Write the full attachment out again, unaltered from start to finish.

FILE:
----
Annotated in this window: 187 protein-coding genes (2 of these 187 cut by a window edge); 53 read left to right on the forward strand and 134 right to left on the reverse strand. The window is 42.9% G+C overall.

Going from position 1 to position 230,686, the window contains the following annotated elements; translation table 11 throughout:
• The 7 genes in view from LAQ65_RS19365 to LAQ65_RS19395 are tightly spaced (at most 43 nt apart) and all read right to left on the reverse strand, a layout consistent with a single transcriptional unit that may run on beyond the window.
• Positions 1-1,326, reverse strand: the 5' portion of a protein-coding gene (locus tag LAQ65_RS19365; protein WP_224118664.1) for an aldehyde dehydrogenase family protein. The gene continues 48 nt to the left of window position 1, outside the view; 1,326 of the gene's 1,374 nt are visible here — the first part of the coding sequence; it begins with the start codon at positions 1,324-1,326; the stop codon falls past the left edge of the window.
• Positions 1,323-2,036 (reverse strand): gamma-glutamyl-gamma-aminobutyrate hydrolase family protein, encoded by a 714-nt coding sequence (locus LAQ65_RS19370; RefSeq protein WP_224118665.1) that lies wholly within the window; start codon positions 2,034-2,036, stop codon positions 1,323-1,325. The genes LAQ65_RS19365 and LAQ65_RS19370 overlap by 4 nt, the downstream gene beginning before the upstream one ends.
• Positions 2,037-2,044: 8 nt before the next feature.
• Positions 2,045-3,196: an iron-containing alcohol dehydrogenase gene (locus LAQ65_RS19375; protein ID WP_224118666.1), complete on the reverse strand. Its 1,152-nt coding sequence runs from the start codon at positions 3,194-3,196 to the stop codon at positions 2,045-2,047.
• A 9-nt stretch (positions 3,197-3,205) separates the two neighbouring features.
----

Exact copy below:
Annotated in this window: 187 protein-coding genes (2 of these 187 cut by a window edge); 53 read left to right on the forward strand and 134 right to left on the reverse strand. The window is 42.9% G+C overall.

Going from position 1 to position 230,686, the window contains the following annotated elements; translation table 11 throughout:
• The 7 genes in view from LAQ65_RS19365 to LAQ65_RS19395 are tightly spaced (at most 43 nt apart) and all read right to left on the reverse strand, a layout consistent with a single transcriptional unit that may run on beyond the window.
• Positions 1-1,326, reverse strand: the 5' portion of a protein-coding gene (locus tag LAQ65_RS19365; protein WP_224118664.1) for an aldehyde dehydrogenase family protein. The gene continues 48 nt to the left of window position 1, outside the view; 1,326 of the gene's 1,374 nt are visible here — the first part of the coding sequence; it begins with the start codon at positions 1,324-1,326; the stop codon falls past the left edge of the window.
• Positions 1,323-2,036 (reverse strand): gamma-glutamyl-gamma-aminobutyrate hydrolase family protein, encoded by a 714-nt coding sequence (locus LAQ65_RS19370; RefSeq protein WP_224118665.1) that lies wholly within the window; start codon positions 2,034-2,036, stop codon positions 1,323-1,325. The genes LAQ65_RS19365 and LAQ65_RS19370 overlap by 4 nt, the downstream gene beginning before the upstream one ends.
• Positions 2,037-2,044: 8 nt before the next feature.
• Positions 2,045-3,196: an iron-containing alcohol dehydrogenase gene (locus LAQ65_RS19375; protein ID WP_224118666.1), complete on the reverse strand. Its 1,152-nt coding sequence runs from the start codon at positions 3,194-3,196 to the stop codon at positions 2,045-2,047.
• A 9-nt stretch (positions 3,197-3,205) separates the two neighbouring features.